Something a friend shared with me:
I don't know that I think teaching is the greatest art, but it certainly is one. And, as is true of most arts, visual, performing and otherwise, it goes through phases and fads and styles. Some of these differences are esthetic and not necessarily able to be ranked. Is Impressionism better than Cubism? Now? But, cramming 10 kids of different ages into a too-small room, with slates and bad chalk, and making them only memorize the same thing irrespective of skill level is probably not as good as other options.
When I started it was all about "imparting information" and making students "as smart as possible". Things have changed. I do remember when the "new pedagogy" started, I instituted some small group/peer interactions in a human embryology course I was teaching. I had several individual and sets of students (class was about 60) come to me and say "we do not care what our peers have to say, we only want you to give us more facts and information". Sigh. I worked at it.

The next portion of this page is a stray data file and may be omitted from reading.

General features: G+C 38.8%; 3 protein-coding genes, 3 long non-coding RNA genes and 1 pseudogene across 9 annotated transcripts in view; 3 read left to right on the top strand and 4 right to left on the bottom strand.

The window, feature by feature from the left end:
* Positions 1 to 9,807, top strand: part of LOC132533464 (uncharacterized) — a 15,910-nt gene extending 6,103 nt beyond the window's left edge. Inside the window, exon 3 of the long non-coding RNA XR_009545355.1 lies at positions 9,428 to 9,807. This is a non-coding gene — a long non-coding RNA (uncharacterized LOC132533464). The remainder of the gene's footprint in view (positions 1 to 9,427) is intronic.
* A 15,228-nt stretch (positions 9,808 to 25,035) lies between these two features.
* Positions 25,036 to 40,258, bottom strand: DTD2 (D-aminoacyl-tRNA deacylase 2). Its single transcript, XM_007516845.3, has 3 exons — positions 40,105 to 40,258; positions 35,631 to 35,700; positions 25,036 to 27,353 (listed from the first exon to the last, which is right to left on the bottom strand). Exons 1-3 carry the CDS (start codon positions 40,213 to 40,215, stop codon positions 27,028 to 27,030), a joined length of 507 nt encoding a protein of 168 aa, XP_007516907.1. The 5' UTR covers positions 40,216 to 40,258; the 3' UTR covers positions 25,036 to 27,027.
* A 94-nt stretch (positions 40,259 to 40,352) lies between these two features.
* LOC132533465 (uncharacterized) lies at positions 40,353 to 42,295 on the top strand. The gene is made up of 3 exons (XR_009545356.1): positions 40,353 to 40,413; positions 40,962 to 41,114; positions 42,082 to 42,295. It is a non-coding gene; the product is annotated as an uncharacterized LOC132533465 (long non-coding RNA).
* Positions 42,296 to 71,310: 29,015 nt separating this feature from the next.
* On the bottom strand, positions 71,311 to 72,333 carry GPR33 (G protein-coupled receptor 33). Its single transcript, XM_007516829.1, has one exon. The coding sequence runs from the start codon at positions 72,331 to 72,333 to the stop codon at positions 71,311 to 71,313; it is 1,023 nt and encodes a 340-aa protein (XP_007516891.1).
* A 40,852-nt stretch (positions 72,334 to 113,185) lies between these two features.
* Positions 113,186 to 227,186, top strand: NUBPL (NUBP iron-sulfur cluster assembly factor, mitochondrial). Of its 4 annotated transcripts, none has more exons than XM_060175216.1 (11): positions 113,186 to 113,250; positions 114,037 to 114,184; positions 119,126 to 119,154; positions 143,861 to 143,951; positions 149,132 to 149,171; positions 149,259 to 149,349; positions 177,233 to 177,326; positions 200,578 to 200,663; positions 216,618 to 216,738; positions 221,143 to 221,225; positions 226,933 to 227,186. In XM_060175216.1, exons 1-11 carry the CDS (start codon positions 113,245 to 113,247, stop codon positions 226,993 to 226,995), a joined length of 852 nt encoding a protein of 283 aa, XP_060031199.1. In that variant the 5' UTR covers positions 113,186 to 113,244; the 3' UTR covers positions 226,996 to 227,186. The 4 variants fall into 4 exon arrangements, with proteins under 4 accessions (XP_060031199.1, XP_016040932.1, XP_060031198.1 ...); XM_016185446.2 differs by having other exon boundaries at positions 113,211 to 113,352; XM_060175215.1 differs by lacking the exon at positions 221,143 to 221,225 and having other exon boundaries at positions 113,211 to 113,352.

I now teach in a medical school. We have pretty rigid standards about what to teach, as a function of board exams. But slides & strategies that I had used for years are not acceptable. I had always thought that students learned better when they actually wrote things down as well as heard and read them. But, my reviews have always turned up a few "Dr. Theron expects us to write a lot and its difficult to do so accurately". Of late, they have turned into "Dr. Theron expects us to take notes in her lecture, and I don't think I should have to". So I am busy changing my lectures. I give up on this. Standards are changing. Art moves on. Me too.